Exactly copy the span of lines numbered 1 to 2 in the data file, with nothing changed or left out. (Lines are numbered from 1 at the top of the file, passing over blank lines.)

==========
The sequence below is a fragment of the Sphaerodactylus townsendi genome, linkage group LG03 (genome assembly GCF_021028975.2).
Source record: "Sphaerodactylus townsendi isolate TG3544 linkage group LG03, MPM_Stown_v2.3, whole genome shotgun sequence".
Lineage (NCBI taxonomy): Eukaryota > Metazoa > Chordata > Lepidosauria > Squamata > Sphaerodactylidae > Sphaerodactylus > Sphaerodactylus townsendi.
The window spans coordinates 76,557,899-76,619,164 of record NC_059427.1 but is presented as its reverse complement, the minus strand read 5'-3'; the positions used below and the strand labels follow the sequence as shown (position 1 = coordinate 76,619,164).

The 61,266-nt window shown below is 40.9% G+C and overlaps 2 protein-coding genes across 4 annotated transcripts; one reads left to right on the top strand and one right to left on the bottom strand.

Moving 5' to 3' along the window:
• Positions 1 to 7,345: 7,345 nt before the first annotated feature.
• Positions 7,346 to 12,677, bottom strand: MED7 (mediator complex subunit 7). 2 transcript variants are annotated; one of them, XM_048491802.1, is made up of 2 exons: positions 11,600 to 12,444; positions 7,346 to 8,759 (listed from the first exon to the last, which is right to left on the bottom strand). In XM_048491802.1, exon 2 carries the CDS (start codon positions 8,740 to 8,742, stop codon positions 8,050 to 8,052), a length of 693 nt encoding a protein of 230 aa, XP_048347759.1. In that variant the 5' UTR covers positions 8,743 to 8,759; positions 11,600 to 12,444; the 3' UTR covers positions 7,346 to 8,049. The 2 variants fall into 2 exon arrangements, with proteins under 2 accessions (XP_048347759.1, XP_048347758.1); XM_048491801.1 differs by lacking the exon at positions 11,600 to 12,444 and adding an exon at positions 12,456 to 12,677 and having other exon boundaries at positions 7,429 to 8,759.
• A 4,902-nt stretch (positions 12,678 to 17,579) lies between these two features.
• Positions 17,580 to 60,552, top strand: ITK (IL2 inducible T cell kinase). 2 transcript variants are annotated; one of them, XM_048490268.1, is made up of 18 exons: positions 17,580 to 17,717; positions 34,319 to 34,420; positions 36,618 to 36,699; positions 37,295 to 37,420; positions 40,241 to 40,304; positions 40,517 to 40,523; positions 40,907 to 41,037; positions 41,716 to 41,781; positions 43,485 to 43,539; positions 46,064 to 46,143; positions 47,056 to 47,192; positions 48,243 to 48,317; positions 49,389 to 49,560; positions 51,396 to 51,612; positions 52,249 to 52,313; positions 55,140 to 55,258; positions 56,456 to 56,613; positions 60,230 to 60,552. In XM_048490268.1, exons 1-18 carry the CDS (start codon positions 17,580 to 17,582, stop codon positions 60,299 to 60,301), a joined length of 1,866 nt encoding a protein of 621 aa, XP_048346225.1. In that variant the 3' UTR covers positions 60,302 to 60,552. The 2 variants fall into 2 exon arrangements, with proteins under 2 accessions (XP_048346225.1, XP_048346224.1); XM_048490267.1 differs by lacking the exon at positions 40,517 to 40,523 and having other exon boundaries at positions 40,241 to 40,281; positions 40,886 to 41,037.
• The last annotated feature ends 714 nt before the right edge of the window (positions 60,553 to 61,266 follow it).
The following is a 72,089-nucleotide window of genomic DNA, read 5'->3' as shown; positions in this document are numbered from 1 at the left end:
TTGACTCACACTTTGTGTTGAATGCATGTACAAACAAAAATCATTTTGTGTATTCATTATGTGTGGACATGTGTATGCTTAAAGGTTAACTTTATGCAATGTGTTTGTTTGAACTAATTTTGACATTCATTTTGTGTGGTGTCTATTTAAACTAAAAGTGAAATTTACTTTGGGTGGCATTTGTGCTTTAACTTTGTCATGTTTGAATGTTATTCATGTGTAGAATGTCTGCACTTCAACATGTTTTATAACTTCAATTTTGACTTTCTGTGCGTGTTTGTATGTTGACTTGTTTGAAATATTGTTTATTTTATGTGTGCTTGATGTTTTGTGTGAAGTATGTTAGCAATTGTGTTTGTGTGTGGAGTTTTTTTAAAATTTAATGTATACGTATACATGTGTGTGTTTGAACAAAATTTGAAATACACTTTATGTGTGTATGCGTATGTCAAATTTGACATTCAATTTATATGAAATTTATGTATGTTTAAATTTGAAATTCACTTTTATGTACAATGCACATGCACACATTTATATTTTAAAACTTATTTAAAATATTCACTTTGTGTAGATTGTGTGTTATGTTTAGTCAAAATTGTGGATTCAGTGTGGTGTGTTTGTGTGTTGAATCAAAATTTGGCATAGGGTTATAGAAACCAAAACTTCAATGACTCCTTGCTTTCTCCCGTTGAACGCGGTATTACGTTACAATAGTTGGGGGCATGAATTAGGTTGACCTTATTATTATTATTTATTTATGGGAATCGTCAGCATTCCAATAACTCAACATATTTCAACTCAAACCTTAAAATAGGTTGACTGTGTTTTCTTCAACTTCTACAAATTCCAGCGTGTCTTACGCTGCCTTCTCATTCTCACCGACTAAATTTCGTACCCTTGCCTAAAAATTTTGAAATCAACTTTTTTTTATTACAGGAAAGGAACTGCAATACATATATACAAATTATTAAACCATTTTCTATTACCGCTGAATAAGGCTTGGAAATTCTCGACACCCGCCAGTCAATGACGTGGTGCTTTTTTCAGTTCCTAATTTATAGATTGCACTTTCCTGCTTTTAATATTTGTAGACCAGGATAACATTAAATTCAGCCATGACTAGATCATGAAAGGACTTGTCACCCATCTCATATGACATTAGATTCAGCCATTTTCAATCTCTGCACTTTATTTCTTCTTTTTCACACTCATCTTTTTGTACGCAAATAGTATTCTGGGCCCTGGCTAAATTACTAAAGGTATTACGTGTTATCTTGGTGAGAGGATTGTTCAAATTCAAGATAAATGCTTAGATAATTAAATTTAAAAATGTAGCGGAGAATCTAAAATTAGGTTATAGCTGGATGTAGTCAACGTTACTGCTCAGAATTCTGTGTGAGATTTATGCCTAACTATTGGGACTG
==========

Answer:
The sequence below is a fragment of the Sphaerodactylus townsendi genome, linkage group LG03 (genome assembly GCF_021028975.2).
Source record: "Sphaerodactylus townsendi isolate TG3544 linkage group LG03, MPM_Stown_v2.3, whole genome shotgun sequence".